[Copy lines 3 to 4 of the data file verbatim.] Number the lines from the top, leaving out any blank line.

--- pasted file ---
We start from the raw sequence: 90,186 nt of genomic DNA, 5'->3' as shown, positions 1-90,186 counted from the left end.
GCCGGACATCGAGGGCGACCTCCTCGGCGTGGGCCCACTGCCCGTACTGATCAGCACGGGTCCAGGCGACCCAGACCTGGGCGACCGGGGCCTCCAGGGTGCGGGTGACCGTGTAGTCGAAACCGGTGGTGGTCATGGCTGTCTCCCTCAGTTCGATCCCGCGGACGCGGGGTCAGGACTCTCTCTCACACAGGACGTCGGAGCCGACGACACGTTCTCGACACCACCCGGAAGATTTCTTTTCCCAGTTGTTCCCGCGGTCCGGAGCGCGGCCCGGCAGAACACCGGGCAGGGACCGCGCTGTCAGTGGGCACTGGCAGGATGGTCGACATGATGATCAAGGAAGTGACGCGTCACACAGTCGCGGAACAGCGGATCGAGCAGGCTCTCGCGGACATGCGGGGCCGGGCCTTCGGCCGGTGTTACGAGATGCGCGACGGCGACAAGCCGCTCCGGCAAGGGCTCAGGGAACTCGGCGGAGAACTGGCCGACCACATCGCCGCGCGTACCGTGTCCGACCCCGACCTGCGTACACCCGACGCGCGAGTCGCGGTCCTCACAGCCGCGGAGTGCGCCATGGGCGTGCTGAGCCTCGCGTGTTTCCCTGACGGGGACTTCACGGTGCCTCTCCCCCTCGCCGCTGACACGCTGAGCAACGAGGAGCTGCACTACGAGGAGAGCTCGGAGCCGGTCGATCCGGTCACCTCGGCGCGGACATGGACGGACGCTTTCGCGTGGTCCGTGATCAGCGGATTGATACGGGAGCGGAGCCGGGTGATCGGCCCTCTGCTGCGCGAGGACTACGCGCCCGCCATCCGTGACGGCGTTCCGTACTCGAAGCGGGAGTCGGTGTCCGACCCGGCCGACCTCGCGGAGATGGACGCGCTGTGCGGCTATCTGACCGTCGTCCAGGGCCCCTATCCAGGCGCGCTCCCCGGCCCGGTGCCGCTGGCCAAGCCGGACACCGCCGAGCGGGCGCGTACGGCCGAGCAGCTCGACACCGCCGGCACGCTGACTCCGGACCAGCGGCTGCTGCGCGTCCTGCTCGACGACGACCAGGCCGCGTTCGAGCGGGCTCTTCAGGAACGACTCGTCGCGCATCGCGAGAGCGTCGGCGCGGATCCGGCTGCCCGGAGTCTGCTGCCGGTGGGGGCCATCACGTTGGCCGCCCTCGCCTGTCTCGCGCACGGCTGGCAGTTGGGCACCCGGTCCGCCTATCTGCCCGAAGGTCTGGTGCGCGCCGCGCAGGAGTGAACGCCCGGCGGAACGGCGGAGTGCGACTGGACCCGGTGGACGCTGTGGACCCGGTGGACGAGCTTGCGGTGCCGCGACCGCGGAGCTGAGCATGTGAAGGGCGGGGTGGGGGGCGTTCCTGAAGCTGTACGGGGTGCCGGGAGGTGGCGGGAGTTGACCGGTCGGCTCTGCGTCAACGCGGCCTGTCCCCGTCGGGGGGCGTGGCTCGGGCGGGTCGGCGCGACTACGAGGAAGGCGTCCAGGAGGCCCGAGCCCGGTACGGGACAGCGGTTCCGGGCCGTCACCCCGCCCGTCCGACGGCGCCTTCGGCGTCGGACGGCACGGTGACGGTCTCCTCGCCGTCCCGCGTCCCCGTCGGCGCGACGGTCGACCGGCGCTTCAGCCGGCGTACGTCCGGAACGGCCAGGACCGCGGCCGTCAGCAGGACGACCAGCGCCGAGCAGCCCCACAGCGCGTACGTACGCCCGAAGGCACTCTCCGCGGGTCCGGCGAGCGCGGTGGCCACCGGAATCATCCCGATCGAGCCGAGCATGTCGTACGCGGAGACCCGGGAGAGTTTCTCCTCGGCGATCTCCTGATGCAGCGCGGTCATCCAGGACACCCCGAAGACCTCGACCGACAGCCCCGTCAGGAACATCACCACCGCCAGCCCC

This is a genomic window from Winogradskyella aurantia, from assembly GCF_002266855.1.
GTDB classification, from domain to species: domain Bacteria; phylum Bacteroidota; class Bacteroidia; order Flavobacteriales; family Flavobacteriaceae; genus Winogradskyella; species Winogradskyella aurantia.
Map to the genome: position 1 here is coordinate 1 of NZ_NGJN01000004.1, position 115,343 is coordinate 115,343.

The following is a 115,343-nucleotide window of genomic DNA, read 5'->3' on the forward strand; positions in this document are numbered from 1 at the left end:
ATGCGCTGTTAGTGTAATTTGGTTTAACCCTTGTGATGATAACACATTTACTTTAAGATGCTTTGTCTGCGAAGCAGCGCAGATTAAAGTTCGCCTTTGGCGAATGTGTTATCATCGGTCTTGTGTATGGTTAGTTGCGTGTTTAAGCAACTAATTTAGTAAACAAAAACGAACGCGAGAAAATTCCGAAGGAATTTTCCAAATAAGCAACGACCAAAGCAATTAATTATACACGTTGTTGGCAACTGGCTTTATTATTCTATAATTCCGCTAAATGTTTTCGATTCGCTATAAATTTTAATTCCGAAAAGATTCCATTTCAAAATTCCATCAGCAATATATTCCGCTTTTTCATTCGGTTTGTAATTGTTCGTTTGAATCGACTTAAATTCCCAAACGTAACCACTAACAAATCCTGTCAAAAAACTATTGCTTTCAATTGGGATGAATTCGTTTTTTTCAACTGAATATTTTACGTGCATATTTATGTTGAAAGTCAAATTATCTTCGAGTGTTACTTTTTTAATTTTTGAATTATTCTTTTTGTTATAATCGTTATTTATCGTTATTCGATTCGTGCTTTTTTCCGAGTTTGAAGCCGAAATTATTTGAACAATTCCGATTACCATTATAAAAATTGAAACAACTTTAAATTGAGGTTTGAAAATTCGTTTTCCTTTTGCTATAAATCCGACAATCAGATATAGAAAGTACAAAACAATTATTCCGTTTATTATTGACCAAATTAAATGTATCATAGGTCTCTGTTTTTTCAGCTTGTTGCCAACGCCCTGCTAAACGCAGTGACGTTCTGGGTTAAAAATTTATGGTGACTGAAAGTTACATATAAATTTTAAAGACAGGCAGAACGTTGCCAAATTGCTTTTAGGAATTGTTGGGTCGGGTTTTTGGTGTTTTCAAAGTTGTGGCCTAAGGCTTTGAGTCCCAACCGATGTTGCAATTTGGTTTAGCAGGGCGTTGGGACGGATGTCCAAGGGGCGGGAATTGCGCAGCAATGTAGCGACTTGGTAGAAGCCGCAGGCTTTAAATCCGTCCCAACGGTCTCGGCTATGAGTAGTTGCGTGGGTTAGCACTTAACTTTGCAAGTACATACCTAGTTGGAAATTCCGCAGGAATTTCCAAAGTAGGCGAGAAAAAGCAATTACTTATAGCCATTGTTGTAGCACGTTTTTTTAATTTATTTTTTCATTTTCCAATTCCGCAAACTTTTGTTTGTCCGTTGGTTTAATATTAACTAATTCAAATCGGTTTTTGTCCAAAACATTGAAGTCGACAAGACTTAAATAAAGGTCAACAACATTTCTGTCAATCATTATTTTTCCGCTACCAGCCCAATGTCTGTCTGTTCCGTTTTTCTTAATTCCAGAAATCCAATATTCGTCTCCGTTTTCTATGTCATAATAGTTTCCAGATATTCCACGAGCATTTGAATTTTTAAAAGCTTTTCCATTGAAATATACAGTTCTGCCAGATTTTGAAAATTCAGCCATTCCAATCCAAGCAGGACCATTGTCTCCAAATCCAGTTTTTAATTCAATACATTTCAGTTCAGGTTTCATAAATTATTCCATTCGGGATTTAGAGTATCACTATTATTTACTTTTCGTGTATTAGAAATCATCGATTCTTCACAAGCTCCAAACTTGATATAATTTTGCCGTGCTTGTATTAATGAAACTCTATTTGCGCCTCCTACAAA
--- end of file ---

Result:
This is a genomic window from Winogradskyella aurantia, from assembly GCF_002266855.1.
GTDB classification, from domain to species: domain Bacteria; phylum Bacteroidota; class Bacteroidia; order Flavobacteriales; family Flavobacteriaceae; genus Winogradskyella; species Winogradskyella aurantia.